increases decreasing the defect depth.





Figure 3 Echoes coming from the shear wave incident at the corners and the tips of the 21x5
and 2x5 mm defects.
Applying the CW (refracted at 74) to the corner of the deepest defect (21 mm) in ID
configuration, no useful results could be obtained. This was due to the huge beam opening
observed: the amplitude of the response echo remained constant for more than 50 mm of probe
displacement neglecting the possibility to reliably and univocally individuate the tip echoes
useful for sizing. Similar observations were obtained considering also the other defects. This fact
is here ascribed to the unusual height of the sample block (50 mm) in respect to those used in the
literature[5-7] for CW description and certainly represents a limit in the application of this kind of
3.2 Experimental results for OD configuration
In the case of OD configuration, only direct longitudinal waves are able to provide a useful
information. Fig. 4 shows the A-Scan obtained from the deepest defect (21 mm). In particular, it
is possible to observe that, together with the corner echo (Fig. 4a), a tip diffraction echo, useful

for defect sizing, is present (Fig. 4b). Considering all the defect depths, it was always possible to
observe the corner echo, while for the less deep defect (2 mm) no tip diffraction could be
observed. The estimates of the defect depths could then be carried out on the basis of the time of
flight and the usual trigonometric calculations automatically carried out by the UT unit. The error
trend is shown in Fig. 4c and it can be concluded that it is very high for all the defect depths.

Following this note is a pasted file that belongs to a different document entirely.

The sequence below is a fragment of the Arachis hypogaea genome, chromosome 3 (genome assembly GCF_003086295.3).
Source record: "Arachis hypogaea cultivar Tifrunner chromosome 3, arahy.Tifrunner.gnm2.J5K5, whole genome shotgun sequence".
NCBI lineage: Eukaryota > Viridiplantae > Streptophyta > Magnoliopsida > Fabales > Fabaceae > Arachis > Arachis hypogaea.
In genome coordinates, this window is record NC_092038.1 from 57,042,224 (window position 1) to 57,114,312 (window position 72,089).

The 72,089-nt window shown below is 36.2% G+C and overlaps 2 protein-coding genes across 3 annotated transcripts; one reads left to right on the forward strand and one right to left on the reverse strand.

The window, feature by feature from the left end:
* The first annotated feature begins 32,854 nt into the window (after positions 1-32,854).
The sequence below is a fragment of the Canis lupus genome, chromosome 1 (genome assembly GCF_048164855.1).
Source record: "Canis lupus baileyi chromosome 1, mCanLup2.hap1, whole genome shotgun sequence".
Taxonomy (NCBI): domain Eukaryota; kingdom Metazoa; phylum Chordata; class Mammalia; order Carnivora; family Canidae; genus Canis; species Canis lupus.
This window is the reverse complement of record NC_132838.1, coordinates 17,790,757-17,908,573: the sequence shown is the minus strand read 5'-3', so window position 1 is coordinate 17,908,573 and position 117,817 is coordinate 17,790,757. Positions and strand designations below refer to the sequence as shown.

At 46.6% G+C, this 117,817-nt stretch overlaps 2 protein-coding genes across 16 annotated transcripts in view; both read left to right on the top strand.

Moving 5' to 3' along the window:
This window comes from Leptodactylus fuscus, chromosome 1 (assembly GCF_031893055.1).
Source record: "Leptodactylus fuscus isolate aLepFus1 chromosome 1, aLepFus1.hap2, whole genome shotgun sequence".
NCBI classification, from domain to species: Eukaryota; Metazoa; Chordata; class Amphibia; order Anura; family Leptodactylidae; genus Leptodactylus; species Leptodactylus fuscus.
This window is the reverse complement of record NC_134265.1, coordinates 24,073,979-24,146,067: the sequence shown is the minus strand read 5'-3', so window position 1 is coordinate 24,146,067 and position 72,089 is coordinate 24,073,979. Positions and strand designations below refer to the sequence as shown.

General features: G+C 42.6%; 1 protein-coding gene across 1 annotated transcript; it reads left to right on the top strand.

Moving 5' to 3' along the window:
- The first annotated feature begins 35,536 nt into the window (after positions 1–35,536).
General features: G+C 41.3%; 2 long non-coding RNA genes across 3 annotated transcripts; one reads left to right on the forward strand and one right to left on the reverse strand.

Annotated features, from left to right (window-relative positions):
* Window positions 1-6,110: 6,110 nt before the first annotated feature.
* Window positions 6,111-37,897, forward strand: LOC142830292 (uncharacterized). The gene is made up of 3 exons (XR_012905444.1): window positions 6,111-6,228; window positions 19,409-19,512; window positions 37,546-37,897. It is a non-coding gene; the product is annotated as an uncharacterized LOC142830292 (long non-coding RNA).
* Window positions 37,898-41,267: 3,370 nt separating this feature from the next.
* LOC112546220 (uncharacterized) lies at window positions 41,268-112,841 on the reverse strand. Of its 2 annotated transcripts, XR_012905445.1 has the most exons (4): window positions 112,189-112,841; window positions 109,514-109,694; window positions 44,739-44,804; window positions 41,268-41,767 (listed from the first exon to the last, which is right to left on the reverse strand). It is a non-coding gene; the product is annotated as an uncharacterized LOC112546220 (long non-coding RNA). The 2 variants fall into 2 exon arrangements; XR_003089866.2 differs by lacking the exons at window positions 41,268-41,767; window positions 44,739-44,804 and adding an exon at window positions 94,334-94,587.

Figure 4 Analysis of the OD configuration.


4. Numerical simulations
Preliminary numerical analyses were carried out by means of CIVAnde v. 9.1 for the 21x5
mm defect. The numerical models were built to be coincident with the physical one in terms of
all the interesting parameters (geometry, materials, acoustic properties, probe, etc.). The
interaction of sound waves with corners was analyses adopting Kirchoffs theory[9], while tip
diffractions were calculated by the Generalised Theory of Diffraction[9]. Fig. 5 shows the most
relevant results obtained considering only the two experimental test configurations giving useful
echoes for sizing: shear waves in ID and longitudinal waves in OD.
The comparison between experimental and numerical results showed a good similarity in
terms of both amplitudes (significantly lower for longitudinal waves in OD) and time of flight (it
was possible to observed the same echoes in nearly the same positions in the A-Scans). It was
then possible to estimate the depth of the defect by means of such time of flight and the
application of the typical trigonometric calculations. Considering the case of OD, a defect depth
equal to 20.22 mm was determined (error equal to -3.8%), while in the case of ID the estimate
was equal to 20.84 mm (error equal to -0.7%). It is worth noting that this very interesting results
should be generalised considering also the other defect dimensions.

Figure 5 Numerical simulations of ID and OD configurations for 21x5 mm defect.

5. Concluding remarks
The conclusions of the present research work can be so summarised:
the possibility to operate with the assistance of numerical simulations in presence of complex
beams, such as those originated by CW probes, yields advantages in the interpretation of AScans. In particular, for the thicknesses considered in this work, the role of some wave
components (reflected CW and head waves sometimes proposed in the literature for a reliable
sizing) could be re-analyses and re-evaluated as not so much relevant;
the direct shear and longitudinal waves of the CW beam are the most important. In particular,
it was evidenced the possibility to estimate defect depths in ID configuration, with good
accuracy till depths equal to 0.1 of the thickness, by the direct shear component. Contrarily,
using the direct longitudinal component in OD configuration, the depths resulted to be
underestimated of about 50%;
the preliminary defect response numerical simulations seem to be a promising tool for
inspecting and sizing defects.